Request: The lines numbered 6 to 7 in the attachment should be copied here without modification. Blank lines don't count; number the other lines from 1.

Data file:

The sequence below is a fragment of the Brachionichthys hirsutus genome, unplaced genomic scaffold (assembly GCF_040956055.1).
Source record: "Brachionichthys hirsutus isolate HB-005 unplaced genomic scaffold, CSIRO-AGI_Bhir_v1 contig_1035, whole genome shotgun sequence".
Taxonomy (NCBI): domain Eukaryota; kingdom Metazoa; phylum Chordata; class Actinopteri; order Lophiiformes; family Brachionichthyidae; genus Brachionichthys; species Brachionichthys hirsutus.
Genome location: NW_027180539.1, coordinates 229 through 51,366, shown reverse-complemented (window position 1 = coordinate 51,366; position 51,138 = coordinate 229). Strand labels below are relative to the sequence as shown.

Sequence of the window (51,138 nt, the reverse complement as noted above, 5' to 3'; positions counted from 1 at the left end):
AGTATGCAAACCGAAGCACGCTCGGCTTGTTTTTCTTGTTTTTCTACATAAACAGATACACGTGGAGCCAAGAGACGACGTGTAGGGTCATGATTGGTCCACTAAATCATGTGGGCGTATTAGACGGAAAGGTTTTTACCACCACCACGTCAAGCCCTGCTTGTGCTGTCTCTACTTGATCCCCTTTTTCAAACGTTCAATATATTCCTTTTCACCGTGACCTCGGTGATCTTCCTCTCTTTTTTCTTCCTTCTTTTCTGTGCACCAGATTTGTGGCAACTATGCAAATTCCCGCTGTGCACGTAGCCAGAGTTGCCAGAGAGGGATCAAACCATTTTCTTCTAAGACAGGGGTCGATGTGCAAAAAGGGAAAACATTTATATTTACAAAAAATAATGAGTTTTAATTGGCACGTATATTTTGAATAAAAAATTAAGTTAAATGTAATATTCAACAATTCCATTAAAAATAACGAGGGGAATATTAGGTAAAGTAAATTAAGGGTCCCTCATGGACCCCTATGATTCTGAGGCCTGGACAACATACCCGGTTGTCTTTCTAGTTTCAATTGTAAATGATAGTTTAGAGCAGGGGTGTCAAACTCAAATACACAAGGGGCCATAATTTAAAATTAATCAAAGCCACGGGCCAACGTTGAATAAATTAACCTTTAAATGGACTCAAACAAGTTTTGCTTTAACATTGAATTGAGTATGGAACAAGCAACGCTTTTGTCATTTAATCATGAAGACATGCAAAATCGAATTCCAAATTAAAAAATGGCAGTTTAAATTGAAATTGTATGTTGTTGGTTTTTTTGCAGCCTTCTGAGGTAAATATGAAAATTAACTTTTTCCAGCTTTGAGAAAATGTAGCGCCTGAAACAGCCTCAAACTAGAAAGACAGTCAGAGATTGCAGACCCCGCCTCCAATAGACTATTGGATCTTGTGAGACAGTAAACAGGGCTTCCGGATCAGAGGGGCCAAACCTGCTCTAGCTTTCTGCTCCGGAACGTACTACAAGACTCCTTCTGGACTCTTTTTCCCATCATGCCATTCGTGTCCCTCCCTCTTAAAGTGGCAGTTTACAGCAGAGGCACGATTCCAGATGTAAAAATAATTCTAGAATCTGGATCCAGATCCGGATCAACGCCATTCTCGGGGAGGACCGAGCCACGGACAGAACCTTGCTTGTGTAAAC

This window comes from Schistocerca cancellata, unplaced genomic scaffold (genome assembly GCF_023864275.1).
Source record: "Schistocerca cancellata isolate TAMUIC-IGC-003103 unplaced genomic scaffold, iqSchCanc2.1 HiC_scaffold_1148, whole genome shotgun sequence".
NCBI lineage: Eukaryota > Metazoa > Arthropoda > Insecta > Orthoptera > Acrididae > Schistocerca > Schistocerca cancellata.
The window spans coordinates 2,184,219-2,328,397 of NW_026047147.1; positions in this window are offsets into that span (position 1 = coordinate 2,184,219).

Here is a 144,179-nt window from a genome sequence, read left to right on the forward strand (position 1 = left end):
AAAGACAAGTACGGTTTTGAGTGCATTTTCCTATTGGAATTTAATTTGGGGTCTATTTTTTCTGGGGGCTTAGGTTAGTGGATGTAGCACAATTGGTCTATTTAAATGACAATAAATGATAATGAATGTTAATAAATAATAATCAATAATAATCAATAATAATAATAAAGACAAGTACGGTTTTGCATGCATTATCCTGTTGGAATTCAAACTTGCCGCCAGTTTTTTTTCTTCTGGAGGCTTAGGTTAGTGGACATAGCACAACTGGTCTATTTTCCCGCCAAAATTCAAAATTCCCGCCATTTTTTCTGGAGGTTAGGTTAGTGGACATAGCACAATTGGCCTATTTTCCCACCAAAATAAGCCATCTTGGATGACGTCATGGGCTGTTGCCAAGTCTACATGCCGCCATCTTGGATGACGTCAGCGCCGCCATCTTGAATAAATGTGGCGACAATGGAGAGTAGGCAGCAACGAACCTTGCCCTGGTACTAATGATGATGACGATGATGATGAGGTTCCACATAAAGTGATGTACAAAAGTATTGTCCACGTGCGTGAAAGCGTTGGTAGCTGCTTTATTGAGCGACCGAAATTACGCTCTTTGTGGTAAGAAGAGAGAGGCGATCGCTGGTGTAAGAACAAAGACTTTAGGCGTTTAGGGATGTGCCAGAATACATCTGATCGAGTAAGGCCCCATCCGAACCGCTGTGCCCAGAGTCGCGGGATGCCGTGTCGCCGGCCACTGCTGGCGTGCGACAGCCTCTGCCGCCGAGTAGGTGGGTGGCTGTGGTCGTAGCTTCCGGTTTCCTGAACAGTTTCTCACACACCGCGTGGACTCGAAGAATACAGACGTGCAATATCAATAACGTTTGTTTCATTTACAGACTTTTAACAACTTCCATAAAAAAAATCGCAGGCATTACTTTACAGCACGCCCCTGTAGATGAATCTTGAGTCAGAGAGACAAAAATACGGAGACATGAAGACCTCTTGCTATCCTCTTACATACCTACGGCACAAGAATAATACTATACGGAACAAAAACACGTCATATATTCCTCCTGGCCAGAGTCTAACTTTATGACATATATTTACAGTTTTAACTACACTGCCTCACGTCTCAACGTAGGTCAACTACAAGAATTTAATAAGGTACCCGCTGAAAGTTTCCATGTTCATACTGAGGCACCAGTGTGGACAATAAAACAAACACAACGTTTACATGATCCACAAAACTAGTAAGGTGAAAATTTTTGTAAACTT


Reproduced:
AGTATGCAAACCGAAGCACGCTCGGCTTGTTTTTCTTGTTTTTCTACATAAACAGATACACGTGGAGCCAAGAGACGACGTGTAGGGTCATGATTGGTCCACTAAATCATGTGGGCGTATTAGACGGAAAGGTTTTTACCACCACCACGTCAAGCCCTGCTTGTGCTGTCTCTACTTGATCCCCTTTTTCAAACGTTCAATATATTCCTTTTCACCGTGACCTCGGTGATCTTCCTCTCTTTTTTCTTCCTTCTTTTCTGTGCACCAGATTTGTGGCAACTATGCAAATTCCCGCTGTGCACGTAGCCAGAGTTGCCAGAGAGGGATCAAACCATTTTCTTCTAAGACAGGGGTCGATGTGCAAAAAGGGAAAACATTTATATTTACAAAAAATAATGAGTTTTAATTGGCACGTATATTTTGAATAAAAAATTAAGTTAAATGTAATATTCAACAATTCCATTAAAAATAACGAGGGGAATATTAGGTAAAGTAAATTAAGGGTCCCTCATGGACCCCTATGATTCTGAGGCCTGGACAACATACCCGGTTGTCTTTCTAGTTTCAATTGTAAATGATAGTTTAGAGCAGGGGTGTCAAACTCAAATACACAAGGGGCCATAATTTAAAATTAATCAAAGCCACGGGCCAACGTTGAATAAATTAACCTTTAAATGGACTCAAACAAGTTTTGCTTTAACATTGAATTGAGTATGGAACAAGCAACGCTTTTGTCATTTAATCATGAAGACATGCAAAATCGAATTCCAAATTAAAAAATGGCAGTTTAAATTGAAATTGTATGTTGTTGGTTTTTTTGCAGCCTTCTGAGGTAAATATGAAAATTAACTTTTTCCAGCTTTGAGAAAATGTAGCGCCTGAAACAGCCTCAAACTAGAAAGACAGTCAGAGATTGCAGACCCCGCCTCCAATAGACTATTGGATCTTGTGAGACAGTAAACAGGGCTTCCGGATCAGAGGGGCCAAACCTGCTCTAGCTTTCTGCTCCGGAACGTACTACAAGACTCCTTCTGGACTCTTTTTCCCATCATGCCATTCGTGTCCCTCCCTCTTAAAGTGGCAGTTTACAGCAGAGGCACGATTCCAGATGTAAAAATAATTCTAGAATCTGGATCCAGATCCGGATCAACGCCATTCTCGGGGAGGACCGAGCCACGGACAGAACCTTGCTTGTGTAAAC

This window comes from Schistocerca cancellata, unplaced genomic scaffold (genome assembly GCF_023864275.1).